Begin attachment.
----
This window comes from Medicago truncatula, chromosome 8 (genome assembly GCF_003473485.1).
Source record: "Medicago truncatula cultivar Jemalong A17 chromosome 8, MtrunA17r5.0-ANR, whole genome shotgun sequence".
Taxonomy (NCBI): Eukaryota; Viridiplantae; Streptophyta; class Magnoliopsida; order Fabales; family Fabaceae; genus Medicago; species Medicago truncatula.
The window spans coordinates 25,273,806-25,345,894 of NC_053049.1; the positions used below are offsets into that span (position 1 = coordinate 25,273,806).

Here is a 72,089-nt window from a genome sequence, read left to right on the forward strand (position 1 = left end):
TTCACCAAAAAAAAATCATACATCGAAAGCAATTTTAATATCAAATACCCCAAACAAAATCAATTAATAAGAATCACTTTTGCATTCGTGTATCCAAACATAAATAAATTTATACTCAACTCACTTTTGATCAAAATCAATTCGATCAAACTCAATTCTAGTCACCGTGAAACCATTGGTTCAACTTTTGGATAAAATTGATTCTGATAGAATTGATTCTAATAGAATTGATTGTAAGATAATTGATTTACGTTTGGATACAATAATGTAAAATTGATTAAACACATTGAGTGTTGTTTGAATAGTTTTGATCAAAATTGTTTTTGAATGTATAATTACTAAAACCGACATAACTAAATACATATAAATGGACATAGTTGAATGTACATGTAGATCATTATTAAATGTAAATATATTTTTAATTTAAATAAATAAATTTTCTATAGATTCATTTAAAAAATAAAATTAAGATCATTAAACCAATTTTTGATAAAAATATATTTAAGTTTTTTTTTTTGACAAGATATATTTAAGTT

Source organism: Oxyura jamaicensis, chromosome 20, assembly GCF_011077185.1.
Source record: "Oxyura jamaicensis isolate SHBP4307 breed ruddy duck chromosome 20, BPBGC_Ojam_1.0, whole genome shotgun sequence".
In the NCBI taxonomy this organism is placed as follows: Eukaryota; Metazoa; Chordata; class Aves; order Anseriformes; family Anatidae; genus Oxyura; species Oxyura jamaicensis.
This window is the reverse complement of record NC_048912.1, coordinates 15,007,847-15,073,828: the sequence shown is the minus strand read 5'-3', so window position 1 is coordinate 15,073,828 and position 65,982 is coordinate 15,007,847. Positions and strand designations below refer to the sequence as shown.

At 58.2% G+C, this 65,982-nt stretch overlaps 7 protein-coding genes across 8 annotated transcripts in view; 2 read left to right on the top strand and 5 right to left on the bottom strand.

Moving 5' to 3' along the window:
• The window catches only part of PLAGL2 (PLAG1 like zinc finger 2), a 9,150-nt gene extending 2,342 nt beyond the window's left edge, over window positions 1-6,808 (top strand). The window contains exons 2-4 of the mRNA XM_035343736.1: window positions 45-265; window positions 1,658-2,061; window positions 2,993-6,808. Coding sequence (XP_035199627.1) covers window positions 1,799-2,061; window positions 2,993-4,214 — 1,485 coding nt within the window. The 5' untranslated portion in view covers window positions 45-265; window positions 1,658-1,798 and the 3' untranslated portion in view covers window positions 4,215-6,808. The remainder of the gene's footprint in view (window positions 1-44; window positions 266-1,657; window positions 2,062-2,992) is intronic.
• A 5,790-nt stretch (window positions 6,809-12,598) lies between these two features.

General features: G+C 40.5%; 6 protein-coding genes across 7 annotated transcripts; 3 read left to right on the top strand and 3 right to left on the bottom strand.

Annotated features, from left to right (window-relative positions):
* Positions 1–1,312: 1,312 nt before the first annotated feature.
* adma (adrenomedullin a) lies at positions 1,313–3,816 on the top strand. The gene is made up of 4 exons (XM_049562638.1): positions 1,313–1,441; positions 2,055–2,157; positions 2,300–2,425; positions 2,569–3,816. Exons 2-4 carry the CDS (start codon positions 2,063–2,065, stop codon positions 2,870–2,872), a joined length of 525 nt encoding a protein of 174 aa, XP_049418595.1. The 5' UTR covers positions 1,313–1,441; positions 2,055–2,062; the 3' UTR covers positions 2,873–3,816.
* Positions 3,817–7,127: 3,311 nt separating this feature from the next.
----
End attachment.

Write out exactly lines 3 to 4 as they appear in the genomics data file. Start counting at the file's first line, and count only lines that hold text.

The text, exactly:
Taxonomy (NCBI): Eukaryota; Viridiplantae; Streptophyta; class Magnoliopsida; order Fabales; family Fabaceae; genus Medicago; species Medicago truncatula.
The window spans coordinates 25,273,806-25,345,894 of NC_053049.1; the positions used below are offsets into that span (position 1 = coordinate 25,273,806).